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Carpal Tunnel: What You Need to Know

March 28, 2018

If your hands ache after a day at the computer or you can’t open a jar without help, how do you know if it’s a sign of Carpal Tunnel Syndrome?

Stephen Scarangella, MD, director of the Hand Program at Windham Hospital, suggests asking yourself these five questions before making a call to an orthopedic specialist for help with your hand pain and weakness.

  1. Are your fingers or palms (on one or both hands) often numb or tingly?
  2. Do you notice your palms or fingers feel itchy or like they’re burning for no reason?
  3. Are your symptoms worse at night?
  4. Have you lost grip strength in your hand or feel clumsy holding or opening things?
  5. Do you experience pain that shoots from your hand up your arm to your shoulder?

“Carpal Tunnel Syndrome is simply a compression of the nerve that runs from the hand through the wrist at what is called the ‘carpal tunnel,’” Dr. Scarangella explains. “It can be caused by repetitive motion at work, injury, rheumatoid arthritis or even obesity. Anything that causes pressure on that nerve can be a problem.”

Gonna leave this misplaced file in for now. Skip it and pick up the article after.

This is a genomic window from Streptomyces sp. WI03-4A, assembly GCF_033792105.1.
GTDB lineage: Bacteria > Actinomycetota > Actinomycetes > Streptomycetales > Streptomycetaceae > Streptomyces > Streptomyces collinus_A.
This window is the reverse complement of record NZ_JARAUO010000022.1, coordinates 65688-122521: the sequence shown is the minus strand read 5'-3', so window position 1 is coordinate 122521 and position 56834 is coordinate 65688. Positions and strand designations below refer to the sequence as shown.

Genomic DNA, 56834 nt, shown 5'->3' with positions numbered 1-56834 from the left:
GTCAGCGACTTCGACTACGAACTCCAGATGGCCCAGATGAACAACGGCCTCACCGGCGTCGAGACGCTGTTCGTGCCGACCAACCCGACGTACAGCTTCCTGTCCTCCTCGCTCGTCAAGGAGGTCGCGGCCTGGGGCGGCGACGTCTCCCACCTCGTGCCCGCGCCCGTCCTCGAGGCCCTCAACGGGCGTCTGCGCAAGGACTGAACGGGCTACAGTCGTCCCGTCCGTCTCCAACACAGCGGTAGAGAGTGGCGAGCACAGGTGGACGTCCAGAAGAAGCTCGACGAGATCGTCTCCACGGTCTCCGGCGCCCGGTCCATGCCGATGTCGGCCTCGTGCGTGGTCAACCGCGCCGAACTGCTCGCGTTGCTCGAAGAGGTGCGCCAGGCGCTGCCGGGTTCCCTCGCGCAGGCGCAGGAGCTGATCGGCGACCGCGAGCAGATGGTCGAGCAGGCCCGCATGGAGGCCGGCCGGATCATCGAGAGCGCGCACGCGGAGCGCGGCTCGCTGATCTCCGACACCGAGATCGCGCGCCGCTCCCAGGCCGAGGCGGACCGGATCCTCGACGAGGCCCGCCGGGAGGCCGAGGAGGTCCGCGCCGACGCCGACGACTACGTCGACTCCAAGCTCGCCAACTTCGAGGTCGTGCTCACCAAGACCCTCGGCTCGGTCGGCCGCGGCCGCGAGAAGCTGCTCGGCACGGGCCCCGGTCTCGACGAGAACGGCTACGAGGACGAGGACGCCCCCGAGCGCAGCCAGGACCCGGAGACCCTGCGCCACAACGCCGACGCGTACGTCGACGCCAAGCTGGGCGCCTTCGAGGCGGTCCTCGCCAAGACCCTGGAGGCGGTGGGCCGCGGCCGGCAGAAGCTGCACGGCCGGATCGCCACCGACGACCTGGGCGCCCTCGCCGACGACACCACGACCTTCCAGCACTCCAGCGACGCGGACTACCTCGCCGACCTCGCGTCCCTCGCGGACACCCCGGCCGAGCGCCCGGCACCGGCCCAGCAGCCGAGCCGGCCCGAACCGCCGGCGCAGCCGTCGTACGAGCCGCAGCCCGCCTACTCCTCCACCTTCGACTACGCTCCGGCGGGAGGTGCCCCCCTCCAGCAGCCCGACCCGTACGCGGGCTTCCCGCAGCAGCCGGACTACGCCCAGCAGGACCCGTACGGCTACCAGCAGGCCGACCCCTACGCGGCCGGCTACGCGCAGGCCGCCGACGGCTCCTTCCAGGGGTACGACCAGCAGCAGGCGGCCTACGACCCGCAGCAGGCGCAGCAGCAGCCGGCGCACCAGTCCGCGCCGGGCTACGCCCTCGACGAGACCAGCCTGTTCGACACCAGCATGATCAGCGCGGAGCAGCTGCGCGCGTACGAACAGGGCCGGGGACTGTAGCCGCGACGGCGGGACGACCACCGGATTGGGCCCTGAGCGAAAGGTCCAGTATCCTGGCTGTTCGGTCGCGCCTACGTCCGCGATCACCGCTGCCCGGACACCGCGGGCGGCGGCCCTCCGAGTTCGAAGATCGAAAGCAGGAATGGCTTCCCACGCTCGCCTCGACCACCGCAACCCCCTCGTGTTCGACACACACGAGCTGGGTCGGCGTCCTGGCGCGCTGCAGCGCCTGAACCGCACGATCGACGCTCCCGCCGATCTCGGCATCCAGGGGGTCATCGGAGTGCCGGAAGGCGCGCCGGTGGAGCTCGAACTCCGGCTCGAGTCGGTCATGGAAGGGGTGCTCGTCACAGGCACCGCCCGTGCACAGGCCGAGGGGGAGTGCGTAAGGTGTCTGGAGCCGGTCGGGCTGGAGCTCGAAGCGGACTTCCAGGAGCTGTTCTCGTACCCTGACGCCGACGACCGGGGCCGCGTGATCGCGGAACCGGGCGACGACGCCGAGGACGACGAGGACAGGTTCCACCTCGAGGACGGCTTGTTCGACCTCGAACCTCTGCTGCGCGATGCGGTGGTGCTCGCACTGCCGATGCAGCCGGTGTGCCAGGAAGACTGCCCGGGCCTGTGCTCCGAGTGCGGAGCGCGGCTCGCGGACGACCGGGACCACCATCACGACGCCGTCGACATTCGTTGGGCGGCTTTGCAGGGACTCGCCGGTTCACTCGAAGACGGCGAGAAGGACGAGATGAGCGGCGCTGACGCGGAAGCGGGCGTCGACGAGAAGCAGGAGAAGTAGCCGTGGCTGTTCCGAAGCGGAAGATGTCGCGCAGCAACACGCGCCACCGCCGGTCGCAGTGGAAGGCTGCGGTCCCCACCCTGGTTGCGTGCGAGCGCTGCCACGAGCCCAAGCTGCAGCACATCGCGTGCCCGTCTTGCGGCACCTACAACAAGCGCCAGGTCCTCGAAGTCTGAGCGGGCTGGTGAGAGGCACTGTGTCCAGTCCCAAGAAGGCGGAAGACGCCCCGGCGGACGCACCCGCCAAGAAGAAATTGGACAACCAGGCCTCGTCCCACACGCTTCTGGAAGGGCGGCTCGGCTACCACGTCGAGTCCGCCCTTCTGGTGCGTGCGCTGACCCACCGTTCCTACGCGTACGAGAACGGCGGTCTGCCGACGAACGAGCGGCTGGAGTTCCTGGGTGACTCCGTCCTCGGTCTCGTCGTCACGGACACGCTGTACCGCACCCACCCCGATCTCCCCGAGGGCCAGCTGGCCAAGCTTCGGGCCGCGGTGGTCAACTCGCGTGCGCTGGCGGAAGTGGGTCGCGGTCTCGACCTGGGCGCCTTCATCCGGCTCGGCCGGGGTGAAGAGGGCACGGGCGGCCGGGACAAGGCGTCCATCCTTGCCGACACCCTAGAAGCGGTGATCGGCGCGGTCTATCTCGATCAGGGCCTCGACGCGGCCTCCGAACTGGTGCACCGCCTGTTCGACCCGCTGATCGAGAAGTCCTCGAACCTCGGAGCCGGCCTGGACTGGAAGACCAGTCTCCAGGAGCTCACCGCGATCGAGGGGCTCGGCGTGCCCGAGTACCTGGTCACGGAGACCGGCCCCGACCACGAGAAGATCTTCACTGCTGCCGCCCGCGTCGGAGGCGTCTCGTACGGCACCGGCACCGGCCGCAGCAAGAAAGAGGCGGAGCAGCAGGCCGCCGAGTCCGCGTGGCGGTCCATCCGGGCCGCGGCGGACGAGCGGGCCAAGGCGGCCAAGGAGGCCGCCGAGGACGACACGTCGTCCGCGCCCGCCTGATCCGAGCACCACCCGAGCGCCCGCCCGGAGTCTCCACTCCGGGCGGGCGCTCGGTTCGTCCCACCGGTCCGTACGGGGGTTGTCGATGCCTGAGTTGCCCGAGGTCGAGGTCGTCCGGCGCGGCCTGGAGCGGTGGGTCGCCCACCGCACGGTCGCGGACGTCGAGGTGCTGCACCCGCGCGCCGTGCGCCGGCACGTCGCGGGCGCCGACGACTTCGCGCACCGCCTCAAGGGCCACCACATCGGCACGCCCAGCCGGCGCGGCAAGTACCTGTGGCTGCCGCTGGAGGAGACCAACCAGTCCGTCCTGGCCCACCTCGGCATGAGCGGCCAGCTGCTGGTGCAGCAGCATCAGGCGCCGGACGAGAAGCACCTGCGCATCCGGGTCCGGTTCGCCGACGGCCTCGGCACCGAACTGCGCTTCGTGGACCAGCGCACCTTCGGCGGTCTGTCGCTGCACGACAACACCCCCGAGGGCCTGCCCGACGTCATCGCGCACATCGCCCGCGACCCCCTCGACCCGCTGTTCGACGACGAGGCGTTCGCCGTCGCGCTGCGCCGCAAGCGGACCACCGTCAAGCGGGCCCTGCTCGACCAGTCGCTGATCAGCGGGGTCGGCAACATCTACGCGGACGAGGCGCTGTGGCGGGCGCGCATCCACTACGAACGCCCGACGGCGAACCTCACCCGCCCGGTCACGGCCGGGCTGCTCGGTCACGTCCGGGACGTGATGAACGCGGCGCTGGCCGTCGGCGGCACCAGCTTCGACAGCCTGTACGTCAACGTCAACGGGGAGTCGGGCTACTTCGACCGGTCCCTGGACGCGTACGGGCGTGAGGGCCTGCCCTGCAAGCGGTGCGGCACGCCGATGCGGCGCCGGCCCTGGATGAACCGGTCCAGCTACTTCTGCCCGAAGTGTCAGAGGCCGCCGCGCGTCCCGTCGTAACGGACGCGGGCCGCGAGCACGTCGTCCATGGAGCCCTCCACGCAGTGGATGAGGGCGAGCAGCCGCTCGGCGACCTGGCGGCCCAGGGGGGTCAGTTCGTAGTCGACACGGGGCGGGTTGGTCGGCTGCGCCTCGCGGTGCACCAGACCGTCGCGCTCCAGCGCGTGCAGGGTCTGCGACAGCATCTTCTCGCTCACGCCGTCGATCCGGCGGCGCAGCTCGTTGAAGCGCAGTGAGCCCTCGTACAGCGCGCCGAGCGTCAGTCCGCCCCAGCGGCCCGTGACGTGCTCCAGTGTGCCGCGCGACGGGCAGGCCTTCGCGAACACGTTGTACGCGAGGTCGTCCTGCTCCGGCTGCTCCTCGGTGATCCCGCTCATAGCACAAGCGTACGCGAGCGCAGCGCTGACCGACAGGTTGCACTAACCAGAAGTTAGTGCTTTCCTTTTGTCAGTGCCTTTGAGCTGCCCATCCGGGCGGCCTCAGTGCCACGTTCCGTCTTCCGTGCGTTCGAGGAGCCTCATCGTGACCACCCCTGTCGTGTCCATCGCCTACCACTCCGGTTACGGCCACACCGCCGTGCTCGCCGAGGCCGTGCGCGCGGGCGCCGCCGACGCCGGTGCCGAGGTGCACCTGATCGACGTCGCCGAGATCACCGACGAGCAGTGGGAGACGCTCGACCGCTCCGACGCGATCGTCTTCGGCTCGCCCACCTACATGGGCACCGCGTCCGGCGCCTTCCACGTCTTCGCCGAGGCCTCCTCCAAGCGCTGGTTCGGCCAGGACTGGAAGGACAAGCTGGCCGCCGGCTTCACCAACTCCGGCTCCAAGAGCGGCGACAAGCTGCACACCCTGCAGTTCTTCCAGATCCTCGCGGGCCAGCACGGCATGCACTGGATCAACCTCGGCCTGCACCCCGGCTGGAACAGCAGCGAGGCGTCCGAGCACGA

If you’ve answered yes to most of these questions, he suggests talking to your primary care provider about the possibility that you have Carpal Tunnel Syndrome. A specialist can diagnose the syndrome by talking with you and having x-rays taken of your hand(s) and wrist(s).

Treatment can range from wearing a splint on your affected hand to immobilize it and ease the pressure on the nerve in the carpal tunnel, cortisone injections, physical therapy and/or surgery.

For more information on the Hand Program at Windham Hospital, go to www.windhamhospital.org. Dr. Scarangella, with occupational therapist Karen Pankowski, will also host a free talk on Carpal Tunnel Syndrome on Thursday, April 5 from 6:30-8 p.m., at the hospital. To register, go to www.windhamhospital/events or call 1.855.HHC.HERE (1.855.442.4373).